Similarly, “Desiree’s Baby” also challenges commonly accepted views on marriage, desire and relationships. In today’s society, it is perfectly normal for black and white people to marry. However, at the time of the story, no marriage between mixed races would have been accepted in the upper class society of the Aubigny family. Armand finds Desiree very beautiful and desirable, but as soon as he realizes that their child is of mixed race, he immediately puts the blame on Desiree, shunning her and their child. It is obvious that Armand fell in love with Desiree’s outer beauty and did not truly love her.
Although the affair between Alcee and Calixta in “The Storm” is described with great passion, the primary color used in this particular scene is not what one would expect. Typically red is a color that depicts passion and desire, but Chopin uses white to show Alcee’s desire for Calixta. Chopin writes, “She lies on a white couch, and is like a creamy lily” (645). Rather than describing her passion as red hot, Chopin uses “a white flame.” The image of the “white flame” is a unique choice here because the white part of a flame is actually the hottest. Yet, this is controversial and ironic because the color white typically symbolizes innocence and purity. Chopin is intentional in describing her passion as a white flame because the narrator expresses that the affair is “without guile or trickery” (645). This is also an ironic choice of words, because guile typically implies that someone is being deceitful, and most people would agree that an extramarital affair is deceitful. Yet the general perspective of the story suggests that the affair is necessary and allows for Alcee and Calixta to continue a happy, married life with their spouses.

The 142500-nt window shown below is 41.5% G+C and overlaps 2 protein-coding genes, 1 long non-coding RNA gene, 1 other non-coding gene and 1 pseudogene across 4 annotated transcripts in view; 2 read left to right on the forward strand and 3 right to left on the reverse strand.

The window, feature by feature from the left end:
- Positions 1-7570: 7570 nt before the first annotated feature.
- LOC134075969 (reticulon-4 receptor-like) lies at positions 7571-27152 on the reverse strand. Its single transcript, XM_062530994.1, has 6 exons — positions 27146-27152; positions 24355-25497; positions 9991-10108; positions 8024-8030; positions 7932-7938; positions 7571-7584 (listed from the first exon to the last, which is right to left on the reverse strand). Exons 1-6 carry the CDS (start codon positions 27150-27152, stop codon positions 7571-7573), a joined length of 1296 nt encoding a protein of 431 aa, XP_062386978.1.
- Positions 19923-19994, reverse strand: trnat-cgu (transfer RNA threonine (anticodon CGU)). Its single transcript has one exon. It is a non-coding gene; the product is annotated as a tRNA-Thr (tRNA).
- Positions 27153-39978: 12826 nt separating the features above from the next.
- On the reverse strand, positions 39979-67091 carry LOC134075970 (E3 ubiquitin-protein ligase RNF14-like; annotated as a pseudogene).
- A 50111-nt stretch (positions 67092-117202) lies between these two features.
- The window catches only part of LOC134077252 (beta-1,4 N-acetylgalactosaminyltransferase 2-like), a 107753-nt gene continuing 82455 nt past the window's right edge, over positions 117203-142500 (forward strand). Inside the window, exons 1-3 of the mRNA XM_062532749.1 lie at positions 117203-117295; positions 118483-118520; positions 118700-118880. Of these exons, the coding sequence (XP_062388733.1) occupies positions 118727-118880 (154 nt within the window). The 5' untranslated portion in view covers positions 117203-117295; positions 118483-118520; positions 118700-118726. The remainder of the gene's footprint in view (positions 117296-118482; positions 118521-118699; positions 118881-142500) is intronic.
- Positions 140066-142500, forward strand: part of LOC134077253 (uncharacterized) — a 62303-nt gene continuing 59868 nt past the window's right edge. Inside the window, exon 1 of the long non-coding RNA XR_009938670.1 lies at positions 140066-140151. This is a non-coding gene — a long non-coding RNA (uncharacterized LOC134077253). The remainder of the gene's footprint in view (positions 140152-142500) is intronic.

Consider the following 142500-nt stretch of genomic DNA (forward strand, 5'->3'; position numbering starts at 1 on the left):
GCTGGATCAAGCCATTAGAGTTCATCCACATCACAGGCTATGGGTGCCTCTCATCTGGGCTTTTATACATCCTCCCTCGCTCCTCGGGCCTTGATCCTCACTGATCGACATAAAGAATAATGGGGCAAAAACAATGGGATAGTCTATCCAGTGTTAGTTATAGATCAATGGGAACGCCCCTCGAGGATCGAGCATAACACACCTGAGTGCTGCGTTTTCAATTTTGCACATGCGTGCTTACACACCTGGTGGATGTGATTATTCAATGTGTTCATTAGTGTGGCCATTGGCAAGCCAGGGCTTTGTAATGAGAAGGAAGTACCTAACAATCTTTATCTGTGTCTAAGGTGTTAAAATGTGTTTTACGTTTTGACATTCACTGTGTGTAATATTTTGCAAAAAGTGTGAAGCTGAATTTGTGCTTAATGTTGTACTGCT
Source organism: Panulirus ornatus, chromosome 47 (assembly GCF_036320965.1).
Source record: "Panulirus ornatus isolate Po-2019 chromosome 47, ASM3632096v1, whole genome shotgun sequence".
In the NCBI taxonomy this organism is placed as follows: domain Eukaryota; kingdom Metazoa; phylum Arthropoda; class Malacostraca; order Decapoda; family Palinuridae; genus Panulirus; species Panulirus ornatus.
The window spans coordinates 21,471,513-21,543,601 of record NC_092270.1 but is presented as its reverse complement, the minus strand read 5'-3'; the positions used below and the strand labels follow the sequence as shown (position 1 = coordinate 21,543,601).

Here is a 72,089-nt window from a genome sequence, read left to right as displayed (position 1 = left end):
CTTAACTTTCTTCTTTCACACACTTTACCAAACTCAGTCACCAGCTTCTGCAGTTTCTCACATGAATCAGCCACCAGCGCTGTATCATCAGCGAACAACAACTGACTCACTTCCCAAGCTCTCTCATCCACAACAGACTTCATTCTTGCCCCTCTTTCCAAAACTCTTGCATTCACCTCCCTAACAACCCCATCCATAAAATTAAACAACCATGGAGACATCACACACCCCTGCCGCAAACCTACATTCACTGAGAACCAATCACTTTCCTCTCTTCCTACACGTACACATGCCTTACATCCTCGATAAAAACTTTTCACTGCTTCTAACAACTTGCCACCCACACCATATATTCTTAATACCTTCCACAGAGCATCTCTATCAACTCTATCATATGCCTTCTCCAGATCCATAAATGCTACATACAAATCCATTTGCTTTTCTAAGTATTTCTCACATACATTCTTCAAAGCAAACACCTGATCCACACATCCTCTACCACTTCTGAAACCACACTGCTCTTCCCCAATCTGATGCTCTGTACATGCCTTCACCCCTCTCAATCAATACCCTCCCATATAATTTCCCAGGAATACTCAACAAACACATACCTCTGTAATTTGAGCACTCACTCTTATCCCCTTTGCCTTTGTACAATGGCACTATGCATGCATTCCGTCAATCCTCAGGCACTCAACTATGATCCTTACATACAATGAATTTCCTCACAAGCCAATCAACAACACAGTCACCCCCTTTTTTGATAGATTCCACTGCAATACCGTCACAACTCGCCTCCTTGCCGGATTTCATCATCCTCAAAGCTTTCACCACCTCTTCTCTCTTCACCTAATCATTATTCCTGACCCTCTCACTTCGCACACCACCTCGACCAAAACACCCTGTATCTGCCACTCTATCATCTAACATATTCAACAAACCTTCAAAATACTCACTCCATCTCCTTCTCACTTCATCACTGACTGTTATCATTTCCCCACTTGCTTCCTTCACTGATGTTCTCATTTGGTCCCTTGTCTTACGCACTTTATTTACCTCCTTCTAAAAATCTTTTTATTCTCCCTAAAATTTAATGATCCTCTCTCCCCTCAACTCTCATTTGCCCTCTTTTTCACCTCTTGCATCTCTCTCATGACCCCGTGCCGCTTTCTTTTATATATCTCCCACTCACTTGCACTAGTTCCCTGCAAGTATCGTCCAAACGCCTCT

Chopin uses the idea of “whiteness” and other descriptions of the human body to represent human identity and sexuality in both stories. For example, In “The Storm,” we read that Calixta “felt very warm and often stopped to mop her face which the perspiration beads gathered on” (649). This image points to heat, indicating the desire and passion between Calixta and Alcee. Calixta’s name is also significant to the story. Like a floral calyx that unfolds its protective sepals to present the flower, Calixta has opened herself up to receive sexual and emotional fulfillment from Alcee. Evidence of this is shown when Calixta is described as “inviolate; a passionate creature whose very defenselessness had made her defense, against which his honor forbade him to prevail” (644). This demonstrates that Calixta was surprised by her own sexuality because it had never been brought out in this way before.